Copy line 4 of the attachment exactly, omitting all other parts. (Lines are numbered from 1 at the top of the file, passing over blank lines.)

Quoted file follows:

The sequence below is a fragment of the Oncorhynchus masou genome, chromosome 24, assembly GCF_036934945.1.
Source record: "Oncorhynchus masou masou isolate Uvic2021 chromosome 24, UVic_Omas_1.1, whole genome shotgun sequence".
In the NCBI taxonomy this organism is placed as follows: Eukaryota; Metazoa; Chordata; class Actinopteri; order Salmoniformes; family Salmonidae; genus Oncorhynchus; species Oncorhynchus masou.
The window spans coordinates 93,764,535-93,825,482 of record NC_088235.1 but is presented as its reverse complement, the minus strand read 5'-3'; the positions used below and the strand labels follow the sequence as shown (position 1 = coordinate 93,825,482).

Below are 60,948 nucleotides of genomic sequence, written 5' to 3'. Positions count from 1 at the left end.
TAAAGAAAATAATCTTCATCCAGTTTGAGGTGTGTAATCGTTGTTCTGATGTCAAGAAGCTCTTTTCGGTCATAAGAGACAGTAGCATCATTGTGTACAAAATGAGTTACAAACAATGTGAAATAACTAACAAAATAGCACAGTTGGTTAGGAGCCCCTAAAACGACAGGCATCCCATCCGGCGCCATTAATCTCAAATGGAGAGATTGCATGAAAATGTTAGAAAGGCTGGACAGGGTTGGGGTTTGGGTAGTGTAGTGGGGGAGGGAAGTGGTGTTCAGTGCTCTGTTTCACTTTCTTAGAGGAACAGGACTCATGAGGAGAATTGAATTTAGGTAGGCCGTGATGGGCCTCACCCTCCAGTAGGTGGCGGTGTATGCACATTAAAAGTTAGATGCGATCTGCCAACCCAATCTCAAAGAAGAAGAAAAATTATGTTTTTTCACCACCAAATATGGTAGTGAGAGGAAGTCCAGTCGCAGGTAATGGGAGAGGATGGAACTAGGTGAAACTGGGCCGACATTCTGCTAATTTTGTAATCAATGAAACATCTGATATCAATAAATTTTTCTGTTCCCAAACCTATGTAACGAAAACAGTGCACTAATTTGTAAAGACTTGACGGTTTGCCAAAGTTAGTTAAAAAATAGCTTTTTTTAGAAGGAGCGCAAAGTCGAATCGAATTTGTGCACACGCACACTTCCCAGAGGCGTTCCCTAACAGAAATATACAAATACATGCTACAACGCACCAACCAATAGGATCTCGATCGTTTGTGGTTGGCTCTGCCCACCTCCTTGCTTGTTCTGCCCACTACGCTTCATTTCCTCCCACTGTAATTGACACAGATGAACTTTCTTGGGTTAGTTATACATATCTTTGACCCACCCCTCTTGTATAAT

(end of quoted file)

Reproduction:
The window spans coordinates 93,764,535-93,825,482 of record NC_088235.1 but is presented as its reverse complement, the minus strand read 5'-3'; the positions used below and the strand labels follow the sequence as shown (position 1 = coordinate 93,825,482).